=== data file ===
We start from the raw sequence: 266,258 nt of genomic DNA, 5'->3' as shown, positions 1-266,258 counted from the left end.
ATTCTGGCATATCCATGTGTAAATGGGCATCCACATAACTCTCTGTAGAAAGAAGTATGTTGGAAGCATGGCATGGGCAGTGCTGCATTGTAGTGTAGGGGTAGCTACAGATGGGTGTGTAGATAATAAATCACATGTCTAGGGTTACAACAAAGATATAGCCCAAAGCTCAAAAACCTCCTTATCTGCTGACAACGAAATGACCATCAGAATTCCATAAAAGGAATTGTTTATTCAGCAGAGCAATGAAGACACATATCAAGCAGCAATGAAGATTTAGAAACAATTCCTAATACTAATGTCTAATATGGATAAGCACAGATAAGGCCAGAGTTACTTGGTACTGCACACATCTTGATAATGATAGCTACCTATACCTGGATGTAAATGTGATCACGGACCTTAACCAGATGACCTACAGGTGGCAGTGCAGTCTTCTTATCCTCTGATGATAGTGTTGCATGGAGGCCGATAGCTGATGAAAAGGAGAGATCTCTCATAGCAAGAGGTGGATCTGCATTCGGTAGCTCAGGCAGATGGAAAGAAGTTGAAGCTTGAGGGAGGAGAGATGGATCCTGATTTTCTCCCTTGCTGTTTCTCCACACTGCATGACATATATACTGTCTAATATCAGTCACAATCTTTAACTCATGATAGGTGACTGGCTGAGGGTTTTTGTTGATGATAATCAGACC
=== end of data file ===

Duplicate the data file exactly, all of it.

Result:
We start from the raw sequence: 266,258 nt of genomic DNA, 5'->3' as shown, positions 1-266,258 counted from the left end.
ATTCTGGCATATCCATGTGTAAATGGGCATCCACATAACTCTCTGTAGAAAGAAGTATGTTGGAAGCATGGCATGGGCAGTGCTGCATTGTAGTGTAGGGGTAGCTACAGATGGGTGTGTAGATAATAAATCACATGTCTAGGGTTACAACAAAGATATAGCCCAAAGCTCAAAAACCTCCTTATCTGCTGACAACGAAATGACCATCAGAATTCCATAAAAGGAATTGTTTATTCAGCAGAGCAATGAAGACACATATCAAGCAGCAATGAAGATTTAGAAACAATTCCTAATACTAATGTCTAATATGGATAAGCACAGATAAGGCCAGAGTTACTTGGTACTGCACACATCTTGATAATGATAGCTACCTATACCTGGATGTAAATGTGATCACGGACCTTAACCAGATGACCTACAGGTGGCAGTGCAGTCTTCTTATCCTCTGATGATAGTGTTGCATGGAGGCCGATAGCTGATGAAAAGGAGAGATCTCTCATAGCAAGAGGTGGATCTGCATTCGGTAGCTCAGGCAGATGGAAAGAAGTTGAAGCTTGAGGGAGGAGAGATGGATCCTGATTTTCTCCCTTGCTGTTTCTCCACACTGCATGACATATATACTGTCTAATATCAGTCACAATCTTTAACTCATGATAGGTGACTGGCTGAGGGTTTTTGTTGATGATAATCAGACC